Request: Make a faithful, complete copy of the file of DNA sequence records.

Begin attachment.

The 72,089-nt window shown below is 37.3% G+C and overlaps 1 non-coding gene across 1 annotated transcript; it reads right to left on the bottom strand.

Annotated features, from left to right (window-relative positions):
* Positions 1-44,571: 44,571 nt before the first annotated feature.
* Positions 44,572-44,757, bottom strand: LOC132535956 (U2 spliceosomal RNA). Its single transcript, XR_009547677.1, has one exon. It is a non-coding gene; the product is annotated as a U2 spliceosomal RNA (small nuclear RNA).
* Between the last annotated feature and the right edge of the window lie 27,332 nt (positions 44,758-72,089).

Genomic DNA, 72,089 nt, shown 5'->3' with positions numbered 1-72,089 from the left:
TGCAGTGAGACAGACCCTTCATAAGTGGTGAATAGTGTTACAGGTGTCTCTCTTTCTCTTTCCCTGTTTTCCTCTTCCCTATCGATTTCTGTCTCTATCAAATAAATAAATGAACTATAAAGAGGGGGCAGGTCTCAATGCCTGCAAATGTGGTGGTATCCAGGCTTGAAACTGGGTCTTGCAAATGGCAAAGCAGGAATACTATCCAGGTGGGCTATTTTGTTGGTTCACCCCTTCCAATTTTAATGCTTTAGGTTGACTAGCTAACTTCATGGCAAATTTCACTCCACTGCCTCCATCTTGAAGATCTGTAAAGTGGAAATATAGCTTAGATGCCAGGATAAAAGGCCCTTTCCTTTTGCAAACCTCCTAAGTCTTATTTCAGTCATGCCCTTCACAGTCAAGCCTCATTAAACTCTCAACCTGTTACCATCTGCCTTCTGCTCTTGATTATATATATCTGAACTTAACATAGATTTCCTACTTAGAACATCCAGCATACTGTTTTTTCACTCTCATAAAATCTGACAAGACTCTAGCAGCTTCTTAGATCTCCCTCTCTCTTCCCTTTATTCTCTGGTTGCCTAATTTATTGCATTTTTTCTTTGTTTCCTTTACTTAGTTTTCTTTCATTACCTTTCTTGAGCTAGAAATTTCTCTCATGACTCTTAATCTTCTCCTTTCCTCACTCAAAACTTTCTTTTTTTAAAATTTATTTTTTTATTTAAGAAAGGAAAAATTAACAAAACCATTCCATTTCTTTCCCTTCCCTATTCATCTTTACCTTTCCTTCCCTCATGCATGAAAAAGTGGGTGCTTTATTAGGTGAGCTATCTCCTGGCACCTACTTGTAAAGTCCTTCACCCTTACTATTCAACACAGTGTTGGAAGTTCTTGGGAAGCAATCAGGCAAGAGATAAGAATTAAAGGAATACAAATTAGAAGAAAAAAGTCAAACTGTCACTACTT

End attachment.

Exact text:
The 72,089-nt window shown below is 37.3% G+C and overlaps 1 non-coding gene across 1 annotated transcript; it reads right to left on the bottom strand.

Annotated features, from left to right (window-relative positions):
* Positions 1-44,571: 44,571 nt before the first annotated feature.
* Positions 44,572-44,757, bottom strand: LOC132535956 (U2 spliceosomal RNA). Its single transcript, XR_009547677.1, has one exon. It is a non-coding gene; the product is annotated as a U2 spliceosomal RNA (small nuclear RNA).
* Between the last annotated feature and the right edge of the window lie 27,332 nt (positions 44,758-72,089).

Genomic DNA, 72,089 nt, shown 5'->3' with positions numbered 1-72,089 from the left:
TGCAGTGAGACAGACCCTTCATAAGTGGTGAATAGTGTTACAGGTGTCTCTCTTTCTCTTTCCCTGTTTTCCTCTTCCCTATCGATTTCTGTCTCTATCAAATAAATAAATGAACTATAAAGAGGGGGCAGGTCTCAATGCCTGCAAATGTGGTGGTATCCAGGCTTGAAACTGGGTCTTGCAAATGGCAAAGCAGGAATACTATCCAGGTGGGCTATTTTGTTGGTTCACCCCTTCCAATTTTAATGCTTTAGGTTGACTAGCTAACTTCATGGCAAATTTCACTCCACTGCCTCCATCTTGAAGATCTGTAAAGTGGAAATATAGCTTAGATGCCAGGATAAAAGGCCCTTTCCTTTTGCAAACCTCCTAAGTCTTATTTCAGTCATGCCCTTCACAGTCAAGCCTCATTAAACTCTCAACCTGTTACCATCTGCCTTCTGCTCTTGATTATATATATCTGAACTTAACATAGATTTCCTACTTAGAACATCCAGCATACTGTTTTTTCACTCTCATAAAATCTGACAAGACTCTAGCAGCTTCTTAGATCTCCCTCTCTCTTCCCTTTATTCTCTGGTTGCCTAATTTATTGCATTTTTTCTTTGTTTCCTTTACTTAGTTTTCTTTCATTACCTTTCTTGAGCTAGAAATTTCTCTCATGACTCTTAATCTTCTCCTTTCCTCACTCAAAACTTTCTTTTTTTAAAATTTATTTTTTTATTTAAGAAAGGAAAAATTAACAAAACCATTCCATTTCTTTCCCTTCCCTATTCATCTTTACCTTTCCTTCCCTCATGCATGAAAAAGTGGGTGCTTTATTAGGTGAGCTATCTCCTGGCACCTACTTGTAAAGTCCTTCACCCTTACTATTCAACACAGTGTTGGAAGTTCTTGGGAAGCAATCAGGCAAGAGATAAGAATTAAAGGAATACAAATTAGAAGAAAAAAGTCAAACTGTCACTACTT